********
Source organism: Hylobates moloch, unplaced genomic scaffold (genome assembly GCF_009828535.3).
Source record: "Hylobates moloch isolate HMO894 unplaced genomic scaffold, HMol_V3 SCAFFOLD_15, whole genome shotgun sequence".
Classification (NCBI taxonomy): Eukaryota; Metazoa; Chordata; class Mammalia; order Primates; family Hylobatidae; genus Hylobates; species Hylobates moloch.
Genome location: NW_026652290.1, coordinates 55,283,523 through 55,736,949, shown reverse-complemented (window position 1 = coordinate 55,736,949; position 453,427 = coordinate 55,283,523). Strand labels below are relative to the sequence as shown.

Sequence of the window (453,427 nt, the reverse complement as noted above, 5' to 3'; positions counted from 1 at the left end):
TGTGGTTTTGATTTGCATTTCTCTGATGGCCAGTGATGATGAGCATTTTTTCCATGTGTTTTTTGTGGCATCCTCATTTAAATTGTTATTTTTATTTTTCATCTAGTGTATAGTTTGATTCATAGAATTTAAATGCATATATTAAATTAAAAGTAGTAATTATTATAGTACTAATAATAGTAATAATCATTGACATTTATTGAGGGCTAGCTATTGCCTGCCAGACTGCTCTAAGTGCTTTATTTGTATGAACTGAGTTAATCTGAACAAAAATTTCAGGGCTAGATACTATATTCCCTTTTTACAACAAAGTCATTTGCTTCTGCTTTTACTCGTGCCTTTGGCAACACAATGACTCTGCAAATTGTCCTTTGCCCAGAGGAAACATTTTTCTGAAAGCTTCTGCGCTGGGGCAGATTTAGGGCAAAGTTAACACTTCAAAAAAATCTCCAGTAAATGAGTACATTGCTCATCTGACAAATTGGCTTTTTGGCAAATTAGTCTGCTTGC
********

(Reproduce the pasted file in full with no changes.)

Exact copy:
Source organism: Hylobates moloch, unplaced genomic scaffold (genome assembly GCF_009828535.3).
Source record: "Hylobates moloch isolate HMO894 unplaced genomic scaffold, HMol_V3 SCAFFOLD_15, whole genome shotgun sequence".
Classification (NCBI taxonomy): Eukaryota; Metazoa; Chordata; class Mammalia; order Primates; family Hylobatidae; genus Hylobates; species Hylobates moloch.
Genome location: NW_026652290.1, coordinates 55,283,523 through 55,736,949, shown reverse-complemented (window position 1 = coordinate 55,736,949; position 453,427 = coordinate 55,283,523). Strand labels below are relative to the sequence as shown.

Sequence of the window (453,427 nt, the reverse complement as noted above, 5' to 3'; positions counted from 1 at the left end):
TGTGGTTTTGATTTGCATTTCTCTGATGGCCAGTGATGATGAGCATTTTTTCCATGTGTTTTTTGTGGCATCCTCATTTAAATTGTTATTTTTATTTTTCATCTAGTGTATAGTTTGATTCATAGAATTTAAATGCATATATTAAATTAAAAGTAGTAATTATTATAGTACTAATAATAGTAATAATCATTGACATTTATTGAGGGCTAGCTATTGCCTGCCAGACTGCTCTAAGTGCTTTATTTGTATGAACTGAGTTAATCTGAACAAAAATTTCAGGGCTAGATACTATATTCCCTTTTTACAACAAAGTCATTTGCTTCTGCTTTTACTCGTGCCTTTGGCAACACAATGACTCTGCAAATTGTCCTTTGCCCAGAGGAAACATTTTTCTGAAAGCTTCTGCGCTGGGGCAGATTTAGGGCAAAGTTAACACTTCAAAAAAATCTCCAGTAAATGAGTACATTGCTCATCTGACAAATTGGCTTTTTGGCAAATTAGTCTGCTTGC